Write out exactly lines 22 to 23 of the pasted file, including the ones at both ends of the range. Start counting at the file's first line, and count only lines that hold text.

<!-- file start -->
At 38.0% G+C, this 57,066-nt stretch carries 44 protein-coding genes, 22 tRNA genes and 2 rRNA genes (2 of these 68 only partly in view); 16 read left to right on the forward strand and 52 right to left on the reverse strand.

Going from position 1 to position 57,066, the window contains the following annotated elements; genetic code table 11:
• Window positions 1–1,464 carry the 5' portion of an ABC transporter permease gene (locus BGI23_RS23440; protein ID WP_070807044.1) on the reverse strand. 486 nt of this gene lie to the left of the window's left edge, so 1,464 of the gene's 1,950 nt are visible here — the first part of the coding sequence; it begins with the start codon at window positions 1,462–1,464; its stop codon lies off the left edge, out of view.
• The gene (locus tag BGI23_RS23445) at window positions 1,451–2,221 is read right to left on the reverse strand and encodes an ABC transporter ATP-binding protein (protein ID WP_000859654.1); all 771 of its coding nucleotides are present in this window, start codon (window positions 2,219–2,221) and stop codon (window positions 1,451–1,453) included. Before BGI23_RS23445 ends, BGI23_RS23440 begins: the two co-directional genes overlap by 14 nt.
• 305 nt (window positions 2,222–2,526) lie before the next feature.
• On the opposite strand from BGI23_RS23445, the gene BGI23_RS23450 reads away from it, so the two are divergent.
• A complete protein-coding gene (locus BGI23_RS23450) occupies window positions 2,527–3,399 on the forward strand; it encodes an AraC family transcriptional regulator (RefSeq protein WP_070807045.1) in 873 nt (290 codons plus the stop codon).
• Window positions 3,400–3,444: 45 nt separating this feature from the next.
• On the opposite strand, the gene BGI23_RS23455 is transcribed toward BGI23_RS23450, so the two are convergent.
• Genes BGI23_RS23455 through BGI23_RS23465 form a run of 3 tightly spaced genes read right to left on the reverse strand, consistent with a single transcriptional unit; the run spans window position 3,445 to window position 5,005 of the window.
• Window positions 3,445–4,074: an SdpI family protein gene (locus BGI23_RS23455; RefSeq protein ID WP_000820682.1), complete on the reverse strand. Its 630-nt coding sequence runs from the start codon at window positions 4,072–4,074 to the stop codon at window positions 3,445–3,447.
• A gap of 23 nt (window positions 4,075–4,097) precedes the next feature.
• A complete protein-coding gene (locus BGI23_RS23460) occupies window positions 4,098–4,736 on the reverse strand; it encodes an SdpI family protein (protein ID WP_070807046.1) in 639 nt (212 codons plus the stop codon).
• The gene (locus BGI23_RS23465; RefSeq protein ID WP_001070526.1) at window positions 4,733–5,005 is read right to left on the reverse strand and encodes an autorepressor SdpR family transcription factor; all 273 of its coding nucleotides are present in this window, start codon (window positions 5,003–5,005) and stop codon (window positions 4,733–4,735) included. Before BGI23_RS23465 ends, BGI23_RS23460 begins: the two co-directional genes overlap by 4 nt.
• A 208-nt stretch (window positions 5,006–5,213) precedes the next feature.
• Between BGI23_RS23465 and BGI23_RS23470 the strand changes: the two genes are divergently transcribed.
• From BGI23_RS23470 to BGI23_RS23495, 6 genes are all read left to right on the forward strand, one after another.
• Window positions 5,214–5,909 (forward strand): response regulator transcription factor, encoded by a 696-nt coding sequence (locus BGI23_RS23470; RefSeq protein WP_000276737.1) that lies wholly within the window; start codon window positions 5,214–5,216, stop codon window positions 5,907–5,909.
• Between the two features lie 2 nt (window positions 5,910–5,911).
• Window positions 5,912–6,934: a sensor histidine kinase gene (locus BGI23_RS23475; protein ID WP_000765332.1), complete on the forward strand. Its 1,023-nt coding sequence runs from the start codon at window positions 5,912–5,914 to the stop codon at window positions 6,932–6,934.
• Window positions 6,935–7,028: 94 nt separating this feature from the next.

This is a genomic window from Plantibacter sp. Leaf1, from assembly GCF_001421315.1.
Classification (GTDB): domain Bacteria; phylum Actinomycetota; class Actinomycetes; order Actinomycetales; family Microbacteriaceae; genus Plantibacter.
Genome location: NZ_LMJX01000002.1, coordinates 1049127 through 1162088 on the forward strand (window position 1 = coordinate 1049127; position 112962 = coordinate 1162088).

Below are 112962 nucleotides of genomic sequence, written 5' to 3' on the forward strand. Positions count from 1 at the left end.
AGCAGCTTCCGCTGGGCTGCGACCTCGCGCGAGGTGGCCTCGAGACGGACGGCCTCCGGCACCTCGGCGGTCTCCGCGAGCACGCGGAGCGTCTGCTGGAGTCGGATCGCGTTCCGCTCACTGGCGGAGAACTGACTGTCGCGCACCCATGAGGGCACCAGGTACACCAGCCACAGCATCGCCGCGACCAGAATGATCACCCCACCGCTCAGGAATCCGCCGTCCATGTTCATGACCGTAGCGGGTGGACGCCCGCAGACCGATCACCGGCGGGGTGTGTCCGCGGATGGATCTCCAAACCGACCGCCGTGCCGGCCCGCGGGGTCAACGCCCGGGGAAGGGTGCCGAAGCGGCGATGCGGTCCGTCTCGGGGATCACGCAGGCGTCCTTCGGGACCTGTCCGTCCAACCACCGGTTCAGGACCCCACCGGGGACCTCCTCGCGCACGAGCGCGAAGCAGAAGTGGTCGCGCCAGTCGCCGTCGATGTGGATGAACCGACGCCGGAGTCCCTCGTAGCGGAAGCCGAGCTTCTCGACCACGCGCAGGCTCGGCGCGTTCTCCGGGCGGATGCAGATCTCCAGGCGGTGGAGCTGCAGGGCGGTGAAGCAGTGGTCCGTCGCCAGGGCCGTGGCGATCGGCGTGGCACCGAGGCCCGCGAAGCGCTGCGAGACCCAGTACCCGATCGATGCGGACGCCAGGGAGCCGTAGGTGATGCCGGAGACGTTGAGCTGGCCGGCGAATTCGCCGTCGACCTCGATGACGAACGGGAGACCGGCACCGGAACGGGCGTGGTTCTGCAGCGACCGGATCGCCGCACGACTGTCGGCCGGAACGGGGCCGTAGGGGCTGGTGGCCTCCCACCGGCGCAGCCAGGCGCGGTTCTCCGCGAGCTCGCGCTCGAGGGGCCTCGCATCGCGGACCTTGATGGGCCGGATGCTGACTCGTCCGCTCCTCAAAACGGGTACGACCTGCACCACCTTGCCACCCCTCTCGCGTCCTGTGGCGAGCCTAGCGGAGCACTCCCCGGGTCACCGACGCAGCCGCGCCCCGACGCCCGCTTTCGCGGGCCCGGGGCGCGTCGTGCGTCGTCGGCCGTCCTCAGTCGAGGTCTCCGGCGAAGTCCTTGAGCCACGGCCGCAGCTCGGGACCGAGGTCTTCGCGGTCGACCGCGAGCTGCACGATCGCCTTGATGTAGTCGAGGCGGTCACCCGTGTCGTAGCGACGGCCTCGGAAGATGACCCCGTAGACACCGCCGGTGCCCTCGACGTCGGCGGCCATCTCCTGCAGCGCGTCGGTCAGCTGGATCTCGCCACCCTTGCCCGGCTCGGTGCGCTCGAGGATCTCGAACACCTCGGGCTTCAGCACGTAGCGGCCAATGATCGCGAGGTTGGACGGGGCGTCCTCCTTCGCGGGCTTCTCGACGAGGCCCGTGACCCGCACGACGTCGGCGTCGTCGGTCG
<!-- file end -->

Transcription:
This is a genomic window from Plantibacter sp. Leaf1, from assembly GCF_001421315.1.
Classification (GTDB): domain Bacteria; phylum Actinomycetota; class Actinomycetes; order Actinomycetales; family Microbacteriaceae; genus Plantibacter.